Some in Filipino community hear from relatives days after Typhoon Haiyan's wrath

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Woodside residents with family ties to the Philippines became distraught over the weekend when they began seeing images on television of their homeland under piles of rubble in the aftermath of Typhoon Haiyan.

Many, like Silverio Lendero, 64, of 58th Street in the Queens neighborhood dubbed "Little Manila," tried for several days to reach loved ones in Tacloban, the hardest-hit city, while praying that their relatives were all right.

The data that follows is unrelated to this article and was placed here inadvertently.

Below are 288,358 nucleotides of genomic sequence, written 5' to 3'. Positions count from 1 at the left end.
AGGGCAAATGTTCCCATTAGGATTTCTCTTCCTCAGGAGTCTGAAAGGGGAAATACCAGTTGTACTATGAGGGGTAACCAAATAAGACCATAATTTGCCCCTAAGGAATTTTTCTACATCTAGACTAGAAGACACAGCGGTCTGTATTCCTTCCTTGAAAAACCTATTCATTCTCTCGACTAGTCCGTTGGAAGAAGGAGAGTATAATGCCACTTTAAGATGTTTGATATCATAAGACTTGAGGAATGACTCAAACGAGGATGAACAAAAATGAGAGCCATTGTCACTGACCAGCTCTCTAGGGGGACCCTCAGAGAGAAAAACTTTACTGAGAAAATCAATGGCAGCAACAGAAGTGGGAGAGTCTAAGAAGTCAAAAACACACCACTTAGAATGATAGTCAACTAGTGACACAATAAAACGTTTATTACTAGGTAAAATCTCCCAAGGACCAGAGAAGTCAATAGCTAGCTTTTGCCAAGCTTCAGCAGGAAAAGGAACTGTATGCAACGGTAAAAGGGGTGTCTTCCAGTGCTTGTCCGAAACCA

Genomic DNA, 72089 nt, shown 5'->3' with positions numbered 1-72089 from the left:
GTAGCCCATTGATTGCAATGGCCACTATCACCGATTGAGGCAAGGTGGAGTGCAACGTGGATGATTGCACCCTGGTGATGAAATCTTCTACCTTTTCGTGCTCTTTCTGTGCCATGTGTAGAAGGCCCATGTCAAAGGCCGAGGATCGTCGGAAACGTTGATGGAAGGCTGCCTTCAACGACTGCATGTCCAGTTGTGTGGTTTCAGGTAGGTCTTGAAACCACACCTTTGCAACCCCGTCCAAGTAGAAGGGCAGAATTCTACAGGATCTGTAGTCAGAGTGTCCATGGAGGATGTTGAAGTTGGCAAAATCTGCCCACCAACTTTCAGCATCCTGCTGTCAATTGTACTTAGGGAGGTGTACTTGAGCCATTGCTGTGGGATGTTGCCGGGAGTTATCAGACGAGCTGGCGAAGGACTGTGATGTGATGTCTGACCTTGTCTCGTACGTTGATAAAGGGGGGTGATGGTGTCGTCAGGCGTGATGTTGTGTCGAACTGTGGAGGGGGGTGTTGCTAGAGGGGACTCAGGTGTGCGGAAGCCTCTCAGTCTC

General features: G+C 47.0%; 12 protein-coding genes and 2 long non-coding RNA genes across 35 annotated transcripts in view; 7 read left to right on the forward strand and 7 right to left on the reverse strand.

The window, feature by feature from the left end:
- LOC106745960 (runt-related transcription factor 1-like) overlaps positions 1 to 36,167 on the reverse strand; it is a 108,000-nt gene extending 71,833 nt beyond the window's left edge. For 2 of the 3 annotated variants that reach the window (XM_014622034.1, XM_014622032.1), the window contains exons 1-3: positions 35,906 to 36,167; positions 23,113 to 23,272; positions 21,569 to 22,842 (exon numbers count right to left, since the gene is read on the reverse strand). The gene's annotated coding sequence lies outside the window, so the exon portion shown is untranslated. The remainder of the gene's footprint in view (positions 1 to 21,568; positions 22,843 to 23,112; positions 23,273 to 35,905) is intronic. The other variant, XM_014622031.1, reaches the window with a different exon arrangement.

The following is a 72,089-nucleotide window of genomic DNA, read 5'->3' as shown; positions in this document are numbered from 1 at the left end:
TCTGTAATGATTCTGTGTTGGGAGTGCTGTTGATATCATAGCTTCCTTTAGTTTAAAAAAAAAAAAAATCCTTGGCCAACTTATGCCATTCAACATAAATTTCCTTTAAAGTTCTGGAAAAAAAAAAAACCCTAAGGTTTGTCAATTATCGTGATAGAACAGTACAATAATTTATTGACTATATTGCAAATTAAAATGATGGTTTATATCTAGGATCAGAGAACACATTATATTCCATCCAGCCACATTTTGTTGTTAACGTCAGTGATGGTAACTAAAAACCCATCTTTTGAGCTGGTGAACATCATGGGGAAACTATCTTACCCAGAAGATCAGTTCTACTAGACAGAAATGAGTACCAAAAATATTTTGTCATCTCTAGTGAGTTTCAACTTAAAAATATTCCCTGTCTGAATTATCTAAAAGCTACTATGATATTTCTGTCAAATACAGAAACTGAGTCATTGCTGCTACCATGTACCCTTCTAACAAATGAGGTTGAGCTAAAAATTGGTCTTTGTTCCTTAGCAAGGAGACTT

Hearing that there was no power, no food and no water was bad enough, but the lack of contact over several harrowing days made things worse.

"I finally got in touch with my niece, which made me happy," said Lendero, who works at Phil-Am Food Mart. He had been trying to reach family since Friday.

"I was very relieved," he said Monday. "She's OK, my brothers are all OK, but their house is all gone. Their house was just washed away."